Chinese New Year – the Year of the Rabbit

19 Feb 2011

We are watching the Chinese Lunar New Year Parade on TV. It’s raining, like it almost always does on the evening of the parade. (I’m watching and blogging.) Oscar’s favorite things from the parade:
“The long dragons with all the people”, and, “the Kung Fu guys with the swords”. No surprises there.

This was my favorite float. The bunnies lit up individually, in patterns:

This is the Year of the Hare. Born in 1975, I’m a hare!
Here are my favorite descriptions of the Rabbit, or Hare:

The Rabbit symbolizes such character traits as creativity, compassion, and sensitivity. Rabbits are friendly, outgoing and prefer the company of others. Hares are happiest when with family and friends, and safely inside of social circles.

The Rabbit is the happiest sign of the Zodiac — gifted, nice to be with, discreet, refined, reserved, ambitious but not too much so, and virtuous in the bargain. Nobody ignores Rabbits, for they are good company and know how to make the best of themselves. Rabbits are articulate and good communicators which is why friends and acquaintances seek out their advice. Traditionally associated with clear-sightedness, the Hare is an excellent judge of character and has a certain ability to recognize when others are lying. A Hare’s home is typically a beautiful one, and they take great care and expend a lot of energy making it comfortable.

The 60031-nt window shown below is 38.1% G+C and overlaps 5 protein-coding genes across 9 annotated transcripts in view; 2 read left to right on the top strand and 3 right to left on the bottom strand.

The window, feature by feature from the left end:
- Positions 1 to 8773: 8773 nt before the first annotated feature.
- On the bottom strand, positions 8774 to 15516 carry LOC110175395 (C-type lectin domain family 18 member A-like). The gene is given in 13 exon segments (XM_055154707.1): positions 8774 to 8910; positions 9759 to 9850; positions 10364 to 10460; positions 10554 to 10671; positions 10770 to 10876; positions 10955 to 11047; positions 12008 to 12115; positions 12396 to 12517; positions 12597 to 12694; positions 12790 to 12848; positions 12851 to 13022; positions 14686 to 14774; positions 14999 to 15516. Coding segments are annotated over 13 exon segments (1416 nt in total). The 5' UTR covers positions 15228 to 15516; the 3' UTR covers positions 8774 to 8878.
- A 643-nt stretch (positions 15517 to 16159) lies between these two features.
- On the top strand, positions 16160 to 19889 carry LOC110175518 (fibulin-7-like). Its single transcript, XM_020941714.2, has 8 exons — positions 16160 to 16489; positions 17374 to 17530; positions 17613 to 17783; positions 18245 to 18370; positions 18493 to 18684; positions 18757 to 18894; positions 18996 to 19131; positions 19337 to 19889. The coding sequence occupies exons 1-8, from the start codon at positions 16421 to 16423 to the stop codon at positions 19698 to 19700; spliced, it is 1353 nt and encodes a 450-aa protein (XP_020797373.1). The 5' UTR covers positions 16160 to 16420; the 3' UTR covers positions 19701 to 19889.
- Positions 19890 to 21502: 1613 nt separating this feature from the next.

The Rabbit is quick, clever and ambitious, but seldom finishes what he starts. He epitomizes gentleness, refinement and elegance, turning his back on conflicts. Preferring a situation that is favorable, the Rabbit bypasses all obstacles and persons he does not find suitable. As a result, he is rarely angry, hostile or aggressive. Companions quickly forget any discord, only remembering his seductive grace.

A Hare is cautious. Their serene nature keeps Rabbits from becoming visibly upset. Their sensitive nature makes them shy away from aggressive or competitive situations. Overall, they’re conservative and not interested in taking risks. They will undertake nothing before they have weighed the pros and cons and examined the deal from every angle. Because of this, people admire the Rabbit and take him into their confidence. The Rabbit shines in trade, which permits him to capitalize on his good taste. Politics, diplomacy and the law all offer the Rabbit equally good opportunities — provided always that he can live the tranquil life he craves within their orbit.

Style as well as an eye for beauty are especially associated with this group whose members possess refined tastes together with artistic skills. Highly creative people, art is of particular interest to them. Because of the Rabbit’s built-in acquisitive nature, many become great collectors, filling their houses with beautiful paintings and objets d’art. In whatever walk of life Rabbits find themselves, they will always be distinguished by this sense of refinement and their cultured views.

The Rabbit is most compatible with the Pig and Dog (Mark!) and incompatible with the Rooster (Oscar!) and Rat.

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